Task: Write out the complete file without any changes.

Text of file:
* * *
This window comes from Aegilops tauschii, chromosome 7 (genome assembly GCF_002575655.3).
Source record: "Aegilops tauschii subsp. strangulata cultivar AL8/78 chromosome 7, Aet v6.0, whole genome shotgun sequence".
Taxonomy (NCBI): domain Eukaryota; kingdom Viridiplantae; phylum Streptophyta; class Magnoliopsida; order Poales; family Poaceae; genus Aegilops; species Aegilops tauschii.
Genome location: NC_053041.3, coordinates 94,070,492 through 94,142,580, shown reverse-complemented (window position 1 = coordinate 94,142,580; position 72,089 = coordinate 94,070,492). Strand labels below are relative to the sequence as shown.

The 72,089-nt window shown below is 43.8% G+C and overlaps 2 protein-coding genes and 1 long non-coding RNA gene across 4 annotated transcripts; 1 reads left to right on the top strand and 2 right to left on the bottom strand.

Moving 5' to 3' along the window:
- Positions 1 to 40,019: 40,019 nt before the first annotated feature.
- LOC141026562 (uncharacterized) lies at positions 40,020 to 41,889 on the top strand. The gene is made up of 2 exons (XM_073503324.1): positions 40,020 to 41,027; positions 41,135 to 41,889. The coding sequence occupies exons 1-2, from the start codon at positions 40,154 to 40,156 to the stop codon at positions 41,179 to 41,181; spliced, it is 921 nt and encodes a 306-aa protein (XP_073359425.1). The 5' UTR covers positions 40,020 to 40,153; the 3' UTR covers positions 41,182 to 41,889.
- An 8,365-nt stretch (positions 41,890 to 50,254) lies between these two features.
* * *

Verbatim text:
This window comes from Aegilops tauschii, chromosome 7 (genome assembly GCF_002575655.3).
Source record: "Aegilops tauschii subsp. strangulata cultivar AL8/78 chromosome 7, Aet v6.0, whole genome shotgun sequence".
Taxonomy (NCBI): domain Eukaryota; kingdom Viridiplantae; phylum Streptophyta; class Magnoliopsida; order Poales; family Poaceae; genus Aegilops; species Aegilops tauschii.
Genome location: NC_053041.3, coordinates 94,070,492 through 94,142,580, shown reverse-complemented (window position 1 = coordinate 94,142,580; position 72,089 = coordinate 94,070,492). Strand labels below are relative to the sequence as shown.

The 72,089-nt window shown below is 43.8% G+C and overlaps 2 protein-coding genes and 1 long non-coding RNA gene across 4 annotated transcripts; 1 reads left to right on the top strand and 2 right to left on the bottom strand.

Moving 5' to 3' along the window:
- Positions 1 to 40,019: 40,019 nt before the first annotated feature.
- LOC141026562 (uncharacterized) lies at positions 40,020 to 41,889 on the top strand. The gene is made up of 2 exons (XM_073503324.1): positions 40,020 to 41,027; positions 41,135 to 41,889. The coding sequence occupies exons 1-2, from the start codon at positions 40,154 to 40,156 to the stop codon at positions 41,179 to 41,181; spliced, it is 921 nt and encodes a 306-aa protein (XP_073359425.1). The 5' UTR covers positions 40,020 to 40,153; the 3' UTR covers positions 41,182 to 41,889.
- An 8,365-nt stretch (positions 41,890 to 50,254) lies between these two features.